Near Field Communications (NFC) - What Is It and What Are The Risks?
posted May 13, 2019 by Daniel M. Andrea, CPA, CITP, CISA in the Business Blog
In today’s world, technology has enabled new levels of convenience in every part of our lives. One technology that has exploded in recent years is near field communication or NFC. I’m sure you have paid for something recently by simply tapping your credit card on a payment terminal. Or maybe you’ve tapped your phone at a train terminal to purchase a ticket. While NFC provides the convenience we all love, there are some risks involved with the technology. Learn how you can safeguard your personal information while still enjoying the convenience of NFC.
What is NFC?
Near field communication, or NFC is a form of contactless communication between devices like smartphones or tablets. Contactless communication allows users to wave the smartphone over an NFC compatible device to send information without needing to touch the devices together.
Of course the main perk of NFC is its convenience. NFC makes it easy for users to make instant payments using their mobile wallet. In addition, NFC also offers….
Versatility- NFC covers a wide range of industries and services. You can use NFC for mobile banking, reserving restaurant/movie seats, booking train tickets, redeeming rewards and more.
Better user experience- Companies who offer NFC are viewed as dynamic and progressive, and the technology helps better serve customers by providing them with an easy and hassle free method of payment. This leads to customer loyalty and helps attract new customers as well.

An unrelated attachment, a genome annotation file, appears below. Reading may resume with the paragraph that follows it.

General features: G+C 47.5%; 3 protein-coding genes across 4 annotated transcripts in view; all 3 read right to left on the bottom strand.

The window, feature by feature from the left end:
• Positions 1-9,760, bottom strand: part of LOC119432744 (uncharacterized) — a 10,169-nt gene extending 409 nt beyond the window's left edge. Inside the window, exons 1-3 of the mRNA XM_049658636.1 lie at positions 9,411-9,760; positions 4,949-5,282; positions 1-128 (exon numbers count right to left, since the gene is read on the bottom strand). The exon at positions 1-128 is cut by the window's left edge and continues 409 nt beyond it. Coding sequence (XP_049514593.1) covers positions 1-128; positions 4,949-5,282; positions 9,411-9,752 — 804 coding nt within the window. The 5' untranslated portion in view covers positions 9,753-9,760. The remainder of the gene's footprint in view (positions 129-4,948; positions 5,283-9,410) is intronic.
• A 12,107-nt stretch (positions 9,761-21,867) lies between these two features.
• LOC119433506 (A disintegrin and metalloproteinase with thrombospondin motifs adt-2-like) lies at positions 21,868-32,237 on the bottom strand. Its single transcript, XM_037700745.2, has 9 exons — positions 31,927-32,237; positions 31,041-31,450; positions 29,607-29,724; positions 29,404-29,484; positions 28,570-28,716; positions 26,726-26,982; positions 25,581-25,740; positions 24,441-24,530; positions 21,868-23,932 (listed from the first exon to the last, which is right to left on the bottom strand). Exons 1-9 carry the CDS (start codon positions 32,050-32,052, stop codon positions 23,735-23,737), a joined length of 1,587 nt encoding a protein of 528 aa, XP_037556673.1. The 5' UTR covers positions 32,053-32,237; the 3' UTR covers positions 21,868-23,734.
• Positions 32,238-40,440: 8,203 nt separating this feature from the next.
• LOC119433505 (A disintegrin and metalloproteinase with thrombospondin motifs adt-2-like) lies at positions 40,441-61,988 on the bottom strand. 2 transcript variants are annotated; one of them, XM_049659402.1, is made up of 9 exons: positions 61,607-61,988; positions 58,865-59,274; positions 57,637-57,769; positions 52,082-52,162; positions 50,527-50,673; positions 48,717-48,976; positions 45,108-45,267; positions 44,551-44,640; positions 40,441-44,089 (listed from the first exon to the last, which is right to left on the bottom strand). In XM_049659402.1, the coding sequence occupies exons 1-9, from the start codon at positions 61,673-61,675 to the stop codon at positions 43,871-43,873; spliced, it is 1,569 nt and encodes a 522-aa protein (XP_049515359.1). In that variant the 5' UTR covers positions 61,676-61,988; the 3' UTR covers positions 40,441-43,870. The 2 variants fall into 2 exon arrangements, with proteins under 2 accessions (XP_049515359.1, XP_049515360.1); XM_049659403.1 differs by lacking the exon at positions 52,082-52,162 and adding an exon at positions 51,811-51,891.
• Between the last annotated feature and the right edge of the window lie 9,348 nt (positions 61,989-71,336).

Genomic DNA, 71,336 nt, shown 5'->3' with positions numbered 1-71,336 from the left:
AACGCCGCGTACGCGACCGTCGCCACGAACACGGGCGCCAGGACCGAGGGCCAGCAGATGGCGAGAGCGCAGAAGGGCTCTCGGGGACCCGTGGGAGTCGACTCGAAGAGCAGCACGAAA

Unfortunately, NFC opens the doors for criminals, too. But there are ways you can prevent any damage from happening!
Eavesdropping- This is when a criminal “listens in” on an NFC transaction. The scary part about eavesdropping is that a criminal does not need to pick up every signal to gather private information.
How to prevent this: The devices must be fairly close to send signals, so the criminal does have a limited range to work for in intercepting signals. However, you can prevent eavesdropping by establishing what’s called a “secure channel” which encrypts information and only an authorized device can decode it.
Data corruption and manipulation- This occurs when a criminal manipulates the data being sent to a reader or interferes with the data being sent. The data is then corrupted and useless when it gets to the recipient.
How to prevent this: Again, establishing a secure channel can help with this. The secure channel will essentially “listen” for data corruption attacks and prevent them before they have the opportunity to wreak havoc.
Interception- Sometimes referred to as a “man in the middle” (MITM) scam, this scam involves a person who acts as a middleman between two NFC devices and receives and alters the data as it passes between them.
How to prevent this: Devices should be in an “active-passive pairing”. In other words, one device should be receiving information and the other should be sending it, rather than both devices sending and receiving.
Virus infections- You can unknowingly download malicious applications onto NFC devices. The app can read any nearby NFC tag and send data to the attacker. Without your knowledge, your NFC device could be gathering your credit card info and sending it to an attacker.
How to prevent this: Make sure you know what you are downloading!
Outright theft- Of course, there is always the chance that your physical device can be stolen, which can land you into trouble.
How to prevent this: While there is no surefire way to prevent this, you can take precautions to make sure that even if your phone lands in the wrong hands, your personal information won’t. Always enable all available protections at both the device and app level. NEVER take shortcuts with your phone’s security.
By using these prevention tips you can safeguard yourself and your business from criminals and enjoy the ease and convenience of NFC.
Questions on near field communication? Reach out to our Information Security Services Team.